9 research outputs found

    Burden of genetic risk variants in multiple sclerosis families in the Netherlands

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    Background: Approximately 20% of multiple sclerosis patients have a family history of multiple sclerosis. Studies of multiple sclerosis aggregation in families are inconclusive. Objective: To investigate the genetic burden based on currently discovered genetic variants for multiple sclerosis risk in patients from Dutch multiple sclerosis multiplex families versus sporadic multiple sclerosis cases, and to study its influence on clinical phenotype and disease prediction. Methods: Our study population consisted of 283 sporadic multiple sclerosis cases, 169 probands from multiplex families and 2028 controls. A weighted genetic risk score based on 102 non-human leukocyte antigen loci and HLA-DRB1*1501 was calculated. Results: The weighted genetic risk score based on all loci was significantly higher in familial than in sporadic cases. The HLA-DRB1*1501 contributed significantly to the difference in genetic burden between the groups. A high weighted genetic risk score was significantly associated with a low age of disease onset in all multiple sclerosis patients, but not in the familial cases separately. The genetic risk score was significantly but modestly better in discriminating familial versus sporadic multiple sclerosis from controls. Conclusion: Familial multiple sclerosis patients are more loaded with the common genetic variants than sporadic cases. The difference is mainly driven by HLA-DRB1*1501. The predictive capacity of genetic loci is poor and unlikely to be useful in clinical settings.</p

    Genome-wide significant association with seven novel multiple sclerosis risk loci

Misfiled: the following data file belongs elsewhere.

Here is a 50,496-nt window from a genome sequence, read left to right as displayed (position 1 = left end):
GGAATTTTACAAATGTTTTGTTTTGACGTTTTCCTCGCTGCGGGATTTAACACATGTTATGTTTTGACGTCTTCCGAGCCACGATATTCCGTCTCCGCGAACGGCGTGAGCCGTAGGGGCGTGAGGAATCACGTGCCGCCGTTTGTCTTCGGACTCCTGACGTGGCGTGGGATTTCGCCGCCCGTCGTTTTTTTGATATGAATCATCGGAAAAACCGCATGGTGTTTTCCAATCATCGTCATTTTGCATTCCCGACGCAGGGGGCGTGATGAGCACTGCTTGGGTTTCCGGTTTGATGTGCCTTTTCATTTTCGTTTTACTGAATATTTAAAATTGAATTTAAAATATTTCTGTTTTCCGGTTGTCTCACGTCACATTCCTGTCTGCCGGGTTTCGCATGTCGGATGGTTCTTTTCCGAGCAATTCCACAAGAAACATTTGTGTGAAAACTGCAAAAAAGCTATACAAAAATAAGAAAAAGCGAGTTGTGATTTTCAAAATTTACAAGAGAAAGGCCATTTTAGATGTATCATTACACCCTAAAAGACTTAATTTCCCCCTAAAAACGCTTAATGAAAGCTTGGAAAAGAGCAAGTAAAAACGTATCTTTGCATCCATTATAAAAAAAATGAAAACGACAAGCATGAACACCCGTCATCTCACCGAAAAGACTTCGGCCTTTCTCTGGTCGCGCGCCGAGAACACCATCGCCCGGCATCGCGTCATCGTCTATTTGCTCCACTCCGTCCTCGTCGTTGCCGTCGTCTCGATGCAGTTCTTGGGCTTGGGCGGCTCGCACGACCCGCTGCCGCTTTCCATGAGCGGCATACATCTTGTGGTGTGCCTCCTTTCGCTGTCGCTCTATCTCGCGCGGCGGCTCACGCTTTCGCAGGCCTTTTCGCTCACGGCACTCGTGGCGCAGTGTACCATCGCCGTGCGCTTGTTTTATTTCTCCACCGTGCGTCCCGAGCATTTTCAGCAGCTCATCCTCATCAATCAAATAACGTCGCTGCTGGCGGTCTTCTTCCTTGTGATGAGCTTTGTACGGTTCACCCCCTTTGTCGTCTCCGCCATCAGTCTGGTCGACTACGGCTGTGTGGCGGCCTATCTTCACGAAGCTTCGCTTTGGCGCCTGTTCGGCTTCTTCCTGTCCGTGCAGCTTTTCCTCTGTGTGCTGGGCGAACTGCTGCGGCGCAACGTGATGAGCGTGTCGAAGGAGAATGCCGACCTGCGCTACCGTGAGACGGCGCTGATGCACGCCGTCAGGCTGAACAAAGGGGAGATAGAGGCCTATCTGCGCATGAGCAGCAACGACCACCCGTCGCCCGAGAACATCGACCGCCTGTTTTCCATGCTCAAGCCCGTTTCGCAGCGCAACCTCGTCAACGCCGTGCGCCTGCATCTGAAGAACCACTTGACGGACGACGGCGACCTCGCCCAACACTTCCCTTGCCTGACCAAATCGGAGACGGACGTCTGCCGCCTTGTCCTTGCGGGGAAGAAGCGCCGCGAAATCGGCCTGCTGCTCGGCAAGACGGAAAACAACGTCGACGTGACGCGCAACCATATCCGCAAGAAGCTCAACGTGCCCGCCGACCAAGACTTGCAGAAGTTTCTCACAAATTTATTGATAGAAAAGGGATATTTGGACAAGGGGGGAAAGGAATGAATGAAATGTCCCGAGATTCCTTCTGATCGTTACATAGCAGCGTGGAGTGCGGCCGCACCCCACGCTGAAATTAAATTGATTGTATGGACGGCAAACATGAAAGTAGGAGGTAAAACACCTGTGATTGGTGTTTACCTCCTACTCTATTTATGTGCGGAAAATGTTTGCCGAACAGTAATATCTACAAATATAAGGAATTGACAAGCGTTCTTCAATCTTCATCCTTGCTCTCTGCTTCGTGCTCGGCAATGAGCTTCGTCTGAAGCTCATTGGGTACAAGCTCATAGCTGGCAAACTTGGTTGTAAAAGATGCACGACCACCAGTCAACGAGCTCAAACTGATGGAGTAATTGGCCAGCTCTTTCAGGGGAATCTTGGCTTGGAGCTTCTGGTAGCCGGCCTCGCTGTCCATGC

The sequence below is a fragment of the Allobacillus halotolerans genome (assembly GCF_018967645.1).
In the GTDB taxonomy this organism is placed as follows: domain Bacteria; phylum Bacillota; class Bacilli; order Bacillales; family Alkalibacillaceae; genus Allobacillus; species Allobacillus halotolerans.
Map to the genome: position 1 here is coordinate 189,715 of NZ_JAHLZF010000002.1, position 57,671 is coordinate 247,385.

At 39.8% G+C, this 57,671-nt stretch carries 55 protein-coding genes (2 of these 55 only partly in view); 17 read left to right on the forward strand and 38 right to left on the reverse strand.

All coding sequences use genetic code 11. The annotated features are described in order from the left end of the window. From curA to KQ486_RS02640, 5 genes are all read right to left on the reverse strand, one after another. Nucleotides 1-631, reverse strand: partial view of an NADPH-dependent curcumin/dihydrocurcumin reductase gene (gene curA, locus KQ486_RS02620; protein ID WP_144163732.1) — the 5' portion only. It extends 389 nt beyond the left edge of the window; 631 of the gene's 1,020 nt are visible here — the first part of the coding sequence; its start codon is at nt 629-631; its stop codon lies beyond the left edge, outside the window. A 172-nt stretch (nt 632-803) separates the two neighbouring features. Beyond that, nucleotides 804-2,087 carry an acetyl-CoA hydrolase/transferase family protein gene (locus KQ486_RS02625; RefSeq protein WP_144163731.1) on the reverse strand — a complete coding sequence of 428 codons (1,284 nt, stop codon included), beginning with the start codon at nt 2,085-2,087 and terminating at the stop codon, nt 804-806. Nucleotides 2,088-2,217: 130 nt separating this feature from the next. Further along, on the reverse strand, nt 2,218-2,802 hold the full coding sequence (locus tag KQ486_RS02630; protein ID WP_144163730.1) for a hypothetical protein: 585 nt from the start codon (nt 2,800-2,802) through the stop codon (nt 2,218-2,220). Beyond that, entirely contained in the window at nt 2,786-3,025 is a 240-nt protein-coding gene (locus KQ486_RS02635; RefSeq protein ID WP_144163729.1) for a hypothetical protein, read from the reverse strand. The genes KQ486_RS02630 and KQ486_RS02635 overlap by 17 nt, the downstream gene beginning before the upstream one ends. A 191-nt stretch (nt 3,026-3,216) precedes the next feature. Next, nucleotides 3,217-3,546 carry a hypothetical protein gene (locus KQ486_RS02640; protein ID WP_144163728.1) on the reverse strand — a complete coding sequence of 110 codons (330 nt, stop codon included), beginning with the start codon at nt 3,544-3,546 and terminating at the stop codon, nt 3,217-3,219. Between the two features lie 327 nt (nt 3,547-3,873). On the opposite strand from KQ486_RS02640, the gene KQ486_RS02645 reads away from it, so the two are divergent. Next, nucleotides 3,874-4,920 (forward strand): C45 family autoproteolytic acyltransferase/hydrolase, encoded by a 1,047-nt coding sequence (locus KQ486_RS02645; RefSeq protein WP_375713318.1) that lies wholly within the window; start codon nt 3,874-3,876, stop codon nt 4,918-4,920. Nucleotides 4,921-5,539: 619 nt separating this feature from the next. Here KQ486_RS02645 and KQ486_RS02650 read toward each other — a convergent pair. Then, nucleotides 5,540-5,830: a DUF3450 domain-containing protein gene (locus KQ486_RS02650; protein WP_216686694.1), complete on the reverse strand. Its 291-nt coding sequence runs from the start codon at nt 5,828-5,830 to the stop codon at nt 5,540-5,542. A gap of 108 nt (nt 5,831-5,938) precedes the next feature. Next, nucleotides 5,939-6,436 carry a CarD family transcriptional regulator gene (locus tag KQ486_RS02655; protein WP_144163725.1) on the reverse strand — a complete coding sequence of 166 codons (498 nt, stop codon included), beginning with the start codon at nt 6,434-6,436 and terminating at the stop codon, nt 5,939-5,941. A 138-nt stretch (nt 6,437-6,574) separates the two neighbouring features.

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    Objective: A recent large-scale study in multiple sclerosis (MS) using the ImmunoChip platform reported on 11 loci that showed suggestive genetic association with MS. Additional data in sufficiently sized and independent data sets are needed to assess whether these loci represent genuine MS risk factors. Methods: The lead SNPs of all 11 loci were genotyped in 10 796 MS cases and 10 793 controls from Germany, Spain, France, the Netherlands, Austria and Russia, that were independent from the previously reported cohorts. Association analyses were performed using logistic regression based on an additive model. Summary effect size estimates were calculated using fixed-effect meta-analysis. Results: Seven of the 11 tested SNPs showed significant association with MS susceptibility in the 21 589 individuals analysed here. Meta-analysis across our and previously published MS case-control data (total sample size n=101 683) revealed novel genome-wide significant association with MS susceptibility (p<5×10−8) for all seven variants. This included SNPs in or near LOC100506457 (rs1534422, p=4.03×10−12), CD28 (rs6435203, p=1.35×10−9), LPP (rs4686953, p=3.35×10−8), ETS1 (rs3809006, p=7.74×10−9), DLEU1 (rs806349, p=8.14×10−12), LPIN3 (rs6072343, p=7.16×10−12) and IFNGR2 (rs9808753, p=4.40×10−10). Cis expression quantitative locus effects were observed in silico for rs6435203 on CD28 and for rs9808753 on several immunologically relevant genes in the IFNGR2 locus. Conclusions: This study adds seven loci to the list of genuine MS genetic risk factors and further extends the list of established loci shared across autoimmune diseases